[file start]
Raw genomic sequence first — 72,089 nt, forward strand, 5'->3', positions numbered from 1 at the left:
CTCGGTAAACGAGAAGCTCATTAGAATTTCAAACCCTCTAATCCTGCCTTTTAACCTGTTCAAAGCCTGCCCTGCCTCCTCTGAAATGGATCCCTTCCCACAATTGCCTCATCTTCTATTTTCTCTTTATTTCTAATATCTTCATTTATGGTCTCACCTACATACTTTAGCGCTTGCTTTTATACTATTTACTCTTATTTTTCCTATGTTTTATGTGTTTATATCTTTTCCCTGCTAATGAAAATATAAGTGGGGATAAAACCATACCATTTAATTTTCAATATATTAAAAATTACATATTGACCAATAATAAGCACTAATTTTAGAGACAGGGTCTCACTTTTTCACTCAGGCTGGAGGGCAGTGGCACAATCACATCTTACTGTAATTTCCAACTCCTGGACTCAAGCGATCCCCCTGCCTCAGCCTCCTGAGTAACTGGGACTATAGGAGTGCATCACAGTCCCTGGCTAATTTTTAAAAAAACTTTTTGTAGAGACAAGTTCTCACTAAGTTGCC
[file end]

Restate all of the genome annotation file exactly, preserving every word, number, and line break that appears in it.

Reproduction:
Raw genomic sequence first — 72,089 nt, forward strand, 5'->3', positions numbered from 1 at the left:
CTCGGTAAACGAGAAGCTCATTAGAATTTCAAACCCTCTAATCCTGCCTTTTAACCTGTTCAAAGCCTGCCCTGCCTCCTCTGAAATGGATCCCTTCCCACAATTGCCTCATCTTCTATTTTCTCTTTATTTCTAATATCTTCATTTATGGTCTCACCTACATACTTTAGCGCTTGCTTTTATACTATTTACTCTTATTTTTCCTATGTTTTATGTGTTTATATCTTTTCCCTGCTAATGAAAATATAAGTGGGGATAAAACCATACCATTTAATTTTCAATATATTAAAAATTACATATTGACCAATAATAAGCACTAATTTTAGAGACAGGGTCTCACTTTTTCACTCAGGCTGGAGGGCAGTGGCACAATCACATCTTACTGTAATTTCCAACTCCTGGACTCAAGCGATCCCCCTGCCTCAGCCTCCTGAGTAACTGGGACTATAGGAGTGCATCACAGTCCCTGGCTAATTTTTAAAAAAACTTTTTGTAGAGACAAGTTCTCACTAAGTTGCC